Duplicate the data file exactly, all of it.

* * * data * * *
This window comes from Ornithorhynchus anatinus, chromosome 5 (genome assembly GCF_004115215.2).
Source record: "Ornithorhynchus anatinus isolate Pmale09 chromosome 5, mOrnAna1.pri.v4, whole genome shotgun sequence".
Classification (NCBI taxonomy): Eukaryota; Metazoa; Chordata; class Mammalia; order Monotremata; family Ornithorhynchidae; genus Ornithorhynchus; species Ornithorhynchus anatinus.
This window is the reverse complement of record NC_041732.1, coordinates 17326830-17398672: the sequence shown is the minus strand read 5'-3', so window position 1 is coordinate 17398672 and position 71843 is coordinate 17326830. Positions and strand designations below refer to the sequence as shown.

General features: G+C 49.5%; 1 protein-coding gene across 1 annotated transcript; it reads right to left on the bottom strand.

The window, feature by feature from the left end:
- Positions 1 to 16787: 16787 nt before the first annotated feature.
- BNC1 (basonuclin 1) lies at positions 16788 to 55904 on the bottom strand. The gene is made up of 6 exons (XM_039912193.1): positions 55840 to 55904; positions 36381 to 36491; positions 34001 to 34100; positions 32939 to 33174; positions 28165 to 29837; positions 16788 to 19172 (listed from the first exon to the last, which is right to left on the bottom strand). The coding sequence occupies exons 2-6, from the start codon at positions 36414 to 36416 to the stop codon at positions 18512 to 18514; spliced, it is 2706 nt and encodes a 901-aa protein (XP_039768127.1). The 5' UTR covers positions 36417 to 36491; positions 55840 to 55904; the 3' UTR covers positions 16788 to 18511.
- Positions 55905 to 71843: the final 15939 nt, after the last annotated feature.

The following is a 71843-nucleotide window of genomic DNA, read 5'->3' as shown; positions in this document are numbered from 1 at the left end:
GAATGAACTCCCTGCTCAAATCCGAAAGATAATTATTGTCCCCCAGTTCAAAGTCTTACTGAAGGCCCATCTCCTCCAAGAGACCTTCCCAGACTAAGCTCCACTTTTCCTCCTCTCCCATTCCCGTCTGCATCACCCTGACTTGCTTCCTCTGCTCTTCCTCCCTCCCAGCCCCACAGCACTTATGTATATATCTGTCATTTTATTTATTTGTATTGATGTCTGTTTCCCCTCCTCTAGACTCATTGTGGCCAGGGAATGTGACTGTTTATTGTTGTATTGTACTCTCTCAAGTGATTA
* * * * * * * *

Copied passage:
This window comes from Ornithorhynchus anatinus, chromosome 5 (genome assembly GCF_004115215.2).
Source record: "Ornithorhynchus anatinus isolate Pmale09 chromosome 5, mOrnAna1.pri.v4, whole genome shotgun sequence".
Classification (NCBI taxonomy): Eukaryota; Metazoa; Chordata; class Mammalia; order Monotremata; family Ornithorhynchidae; genus Ornithorhynchus; species Ornithorhynchus anatinus.
This window is the reverse complement of record NC_041732.1, coordinates 17326830-17398672: the sequence shown is the minus strand read 5'-3', so window position 1 is coordinate 17398672 and position 71843 is coordinate 17326830. Positions and strand designations below refer to the sequence as shown.

General features: G+C 49.5%; 1 protein-coding gene across 1 annotated transcript; it reads right to left on the bottom strand.

The window, feature by feature from the left end:
- Positions 1 to 16787: 16787 nt before the first annotated feature.
- BNC1 (basonuclin 1) lies at positions 16788 to 55904 on the bottom strand. The gene is made up of 6 exons (XM_039912193.1): positions 55840 to 55904; positions 36381 to 36491; positions 34001 to 34100; positions 32939 to 33174; positions 28165 to 29837; positions 16788 to 19172 (listed from the first exon to the last, which is right to left on the bottom strand). The coding sequence occupies exons 2-6, from the start codon at positions 36414 to 36416 to the stop codon at positions 18512 to 18514; spliced, it is 2706 nt and encodes a 901-aa protein (XP_039768127.1). The 5' UTR covers positions 36417 to 36491; positions 55840 to 55904; the 3' UTR covers positions 16788 to 18511.
- Positions 55905 to 71843: the final 15939 nt, after the last annotated feature.

The following is a 71843-nucleotide window of genomic DNA, read 5'->3' as shown; positions in this document are numbered from 1 at the left end:
GAATGAACTCCCTGCTCAAATCCGAAAGATAATTATTGTCCCCCAGTTCAAAGTCTTACTGAAGGCCCATCTCCTCCAAGAGACCTTCCCAGACTAAGCTCCACTTTTCCTCCTCTCCCATTCCCGTCTGCATCACCCTGACTTGCTTCCTCTGCTCTTCCTCCCTCCCAGCCCCACAGCACTTATGTATATATCTGTCATTTTATTTATTTGTATTGATGTCTGTTTCCCCTCCTCTAGACTCATTGTGGCCAGGGAATGTGACTGTTTATTGTTGTATTGTACTCTCTCAAGTGATTA